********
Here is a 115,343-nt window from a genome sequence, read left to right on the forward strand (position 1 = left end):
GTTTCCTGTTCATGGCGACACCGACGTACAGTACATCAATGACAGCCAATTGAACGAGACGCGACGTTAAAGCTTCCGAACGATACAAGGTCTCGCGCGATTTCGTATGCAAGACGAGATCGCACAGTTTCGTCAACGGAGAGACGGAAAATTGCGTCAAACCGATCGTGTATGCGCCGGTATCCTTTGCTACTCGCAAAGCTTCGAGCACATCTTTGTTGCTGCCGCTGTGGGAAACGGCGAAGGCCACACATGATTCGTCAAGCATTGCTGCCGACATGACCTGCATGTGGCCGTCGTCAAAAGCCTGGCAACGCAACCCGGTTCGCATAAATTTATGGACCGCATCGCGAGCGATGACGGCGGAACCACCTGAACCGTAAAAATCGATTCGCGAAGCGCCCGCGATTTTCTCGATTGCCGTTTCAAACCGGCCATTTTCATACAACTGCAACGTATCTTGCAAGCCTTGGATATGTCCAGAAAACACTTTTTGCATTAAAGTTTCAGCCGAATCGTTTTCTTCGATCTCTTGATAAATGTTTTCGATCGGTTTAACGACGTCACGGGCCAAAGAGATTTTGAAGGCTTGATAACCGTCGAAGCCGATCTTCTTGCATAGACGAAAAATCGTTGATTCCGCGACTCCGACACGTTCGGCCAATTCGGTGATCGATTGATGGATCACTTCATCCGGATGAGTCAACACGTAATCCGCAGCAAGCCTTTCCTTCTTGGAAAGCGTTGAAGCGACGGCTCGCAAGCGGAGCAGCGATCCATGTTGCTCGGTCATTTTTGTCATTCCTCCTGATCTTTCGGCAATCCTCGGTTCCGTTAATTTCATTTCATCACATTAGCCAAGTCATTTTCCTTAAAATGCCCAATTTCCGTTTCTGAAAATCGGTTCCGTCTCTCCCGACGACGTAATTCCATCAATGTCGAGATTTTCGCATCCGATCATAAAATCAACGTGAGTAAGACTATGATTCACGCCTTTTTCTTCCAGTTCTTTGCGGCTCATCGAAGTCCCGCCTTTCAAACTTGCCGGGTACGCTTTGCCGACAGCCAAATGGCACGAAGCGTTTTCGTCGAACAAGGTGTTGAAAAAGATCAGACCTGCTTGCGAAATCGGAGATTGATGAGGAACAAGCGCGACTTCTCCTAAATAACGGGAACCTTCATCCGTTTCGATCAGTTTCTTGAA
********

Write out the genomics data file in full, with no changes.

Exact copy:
Here is a 115,343-nt window from a genome sequence, read left to right on the forward strand (position 1 = left end):
GTTTCCTGTTCATGGCGACACCGACGTACAGTACATCAATGACAGCCAATTGAACGAGACGCGACGTTAAAGCTTCCGAACGATACAAGGTCTCGCGCGATTTCGTATGCAAGACGAGATCGCACAGTTTCGTCAACGGAGAGACGGAAAATTGCGTCAAACCGATCGTGTATGCGCCGGTATCCTTTGCTACTCGCAAAGCTTCGAGCACATCTTTGTTGCTGCCGCTGTGGGAAACGGCGAAGGCCACACATGATTCGTCAAGCATTGCTGCCGACATGACCTGCATGTGGCCGTCGTCAAAAGCCTGGCAACGCAACCCGGTTCGCATAAATTTATGGACCGCATCGCGAGCGATGACGGCGGAACCACCTGAACCGTAAAAATCGATTCGCGAAGCGCCCGCGATTTTCTCGATTGCCGTTTCAAACCGGCCATTTTCATACAACTGCAACGTATCTTGCAAGCCTTGGATATGTCCAGAAAACACTTTTTGCATTAAAGTTTCAGCCGAATCGTTTTCTTCGATCTCTTGATAAATGTTTTCGATCGGTTTAACGACGTCACGGGCCAAAGAGATTTTGAAGGCTTGATAACCGTCGAAGCCGATCTTCTTGCATAGACGAAAAATCGTTGATTCCGCGACTCCGACACGTTCGGCCAATTCGGTGATCGATTGATGGATCACTTCATCCGGATGAGTCAACACGTAATCCGCAGCAAGCCTTTCCTTCTTGGAAAGCGTTGAAGCGACGGCTCGCAAGCGGAGCAGCGATCCATGTTGCTCGGTCATTTTTGTCATTCCTCCTGATCTTTCGGCAATCCTCGGTTCCGTTAATTTCATTTCATCACATTAGCCAAGTCATTTTCCTTAAAATGCCCAATTTCCGTTTCTGAAAATCGGTTCCGTCTCTCCCGACGACGTAATTCCATCAATGTCGAGATTTTCGCATCCGATCATAAAATCAACGTGAGTAAGACTATGATTCACGCCTTTTTCTTCCAGTTCTTTGCGGCTCATCGAAGTCCCGCCTTTCAAACTTGCCGGGTACGCTTTGCCGACAGCCAAATGGCACGAAGCGTTTTCGTCGAACAAGGTGTTGAAAAAGATCAGACCTGCTTGCGAAATCGGAGATTGATGAGGAACAAGCGCGACTTCTCCTAAATAACGGGAACCTTCATCCGTTTCGATCAGTTTCTTGAA